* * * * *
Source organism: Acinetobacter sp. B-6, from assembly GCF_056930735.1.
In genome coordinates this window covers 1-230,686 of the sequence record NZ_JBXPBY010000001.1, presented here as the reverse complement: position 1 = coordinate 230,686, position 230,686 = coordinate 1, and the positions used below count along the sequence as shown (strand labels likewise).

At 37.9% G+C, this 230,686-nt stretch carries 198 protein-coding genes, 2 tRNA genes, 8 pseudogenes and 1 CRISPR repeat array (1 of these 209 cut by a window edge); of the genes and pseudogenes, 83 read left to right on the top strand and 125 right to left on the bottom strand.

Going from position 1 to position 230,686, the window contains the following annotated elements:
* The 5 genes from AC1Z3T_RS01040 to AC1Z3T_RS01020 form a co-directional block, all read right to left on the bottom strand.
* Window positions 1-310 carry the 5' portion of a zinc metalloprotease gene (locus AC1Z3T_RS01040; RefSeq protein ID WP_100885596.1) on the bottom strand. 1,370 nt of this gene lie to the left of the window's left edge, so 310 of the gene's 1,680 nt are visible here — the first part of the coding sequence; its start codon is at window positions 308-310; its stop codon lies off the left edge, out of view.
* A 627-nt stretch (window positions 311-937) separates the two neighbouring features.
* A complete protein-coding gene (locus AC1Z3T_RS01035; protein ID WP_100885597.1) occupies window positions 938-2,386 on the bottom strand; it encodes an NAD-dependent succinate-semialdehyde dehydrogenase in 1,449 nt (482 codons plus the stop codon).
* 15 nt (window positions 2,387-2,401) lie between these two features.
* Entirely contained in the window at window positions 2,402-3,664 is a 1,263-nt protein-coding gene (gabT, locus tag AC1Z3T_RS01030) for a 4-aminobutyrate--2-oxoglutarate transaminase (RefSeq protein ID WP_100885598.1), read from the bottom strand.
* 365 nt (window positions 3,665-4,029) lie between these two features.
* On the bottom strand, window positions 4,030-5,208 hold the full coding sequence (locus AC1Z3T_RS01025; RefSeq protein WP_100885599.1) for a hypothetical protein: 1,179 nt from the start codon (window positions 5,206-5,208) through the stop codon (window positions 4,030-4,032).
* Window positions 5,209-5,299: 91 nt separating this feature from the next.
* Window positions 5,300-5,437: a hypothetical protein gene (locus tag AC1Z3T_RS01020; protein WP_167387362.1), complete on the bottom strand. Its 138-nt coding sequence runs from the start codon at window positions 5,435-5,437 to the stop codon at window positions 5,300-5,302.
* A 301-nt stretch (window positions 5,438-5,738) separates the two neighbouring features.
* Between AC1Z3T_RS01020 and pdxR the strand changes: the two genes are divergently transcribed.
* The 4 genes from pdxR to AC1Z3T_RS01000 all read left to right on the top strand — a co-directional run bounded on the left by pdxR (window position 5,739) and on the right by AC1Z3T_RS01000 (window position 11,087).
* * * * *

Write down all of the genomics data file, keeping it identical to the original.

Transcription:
Source organism: Acinetobacter sp. B-6, from assembly GCF_056930735.1.
In genome coordinates this window covers 1-230,686 of the sequence record NZ_JBXPBY010000001.1, presented here as the reverse complement: position 1 = coordinate 230,686, position 230,686 = coordinate 1, and the positions used below count along the sequence as shown (strand labels likewise).

At 37.9% G+C, this 230,686-nt stretch carries 198 protein-coding genes, 2 tRNA genes, 8 pseudogenes and 1 CRISPR repeat array (1 of these 209 cut by a window edge); of the genes and pseudogenes, 83 read left to right on the top strand and 125 right to left on the bottom strand.

Going from position 1 to position 230,686, the window contains the following annotated elements:
* The 5 genes from AC1Z3T_RS01040 to AC1Z3T_RS01020 form a co-directional block, all read right to left on the bottom strand.
* Window positions 1-310 carry the 5' portion of a zinc metalloprotease gene (locus AC1Z3T_RS01040; RefSeq protein ID WP_100885596.1) on the bottom strand. 1,370 nt of this gene lie to the left of the window's left edge, so 310 of the gene's 1,680 nt are visible here — the first part of the coding sequence; its start codon is at window positions 308-310; its stop codon lies off the left edge, out of view.
* A 627-nt stretch (window positions 311-937) separates the two neighbouring features.
* A complete protein-coding gene (locus AC1Z3T_RS01035; protein ID WP_100885597.1) occupies window positions 938-2,386 on the bottom strand; it encodes an NAD-dependent succinate-semialdehyde dehydrogenase in 1,449 nt (482 codons plus the stop codon).
* 15 nt (window positions 2,387-2,401) lie between these two features.
* Entirely contained in the window at window positions 2,402-3,664 is a 1,263-nt protein-coding gene (gabT, locus tag AC1Z3T_RS01030) for a 4-aminobutyrate--2-oxoglutarate transaminase (RefSeq protein ID WP_100885598.1), read from the bottom strand.
* 365 nt (window positions 3,665-4,029) lie between these two features.
* On the bottom strand, window positions 4,030-5,208 hold the full coding sequence (locus AC1Z3T_RS01025; RefSeq protein WP_100885599.1) for a hypothetical protein: 1,179 nt from the start codon (window positions 5,206-5,208) through the stop codon (window positions 4,030-4,032).
* Window positions 5,209-5,299: 91 nt separating this feature from the next.
* Window positions 5,300-5,437: a hypothetical protein gene (locus tag AC1Z3T_RS01020; protein WP_167387362.1), complete on the bottom strand. Its 138-nt coding sequence runs from the start codon at window positions 5,435-5,437 to the stop codon at window positions 5,300-5,302.
* A 301-nt stretch (window positions 5,438-5,738) separates the two neighbouring features.
* Between AC1Z3T_RS01020 and pdxR the strand changes: the two genes are divergently transcribed.
* The 4 genes from pdxR to AC1Z3T_RS01000 all read left to right on the top strand — a co-directional run bounded on the left by pdxR (window position 5,739) and on the right by AC1Z3T_RS01000 (window position 11,087).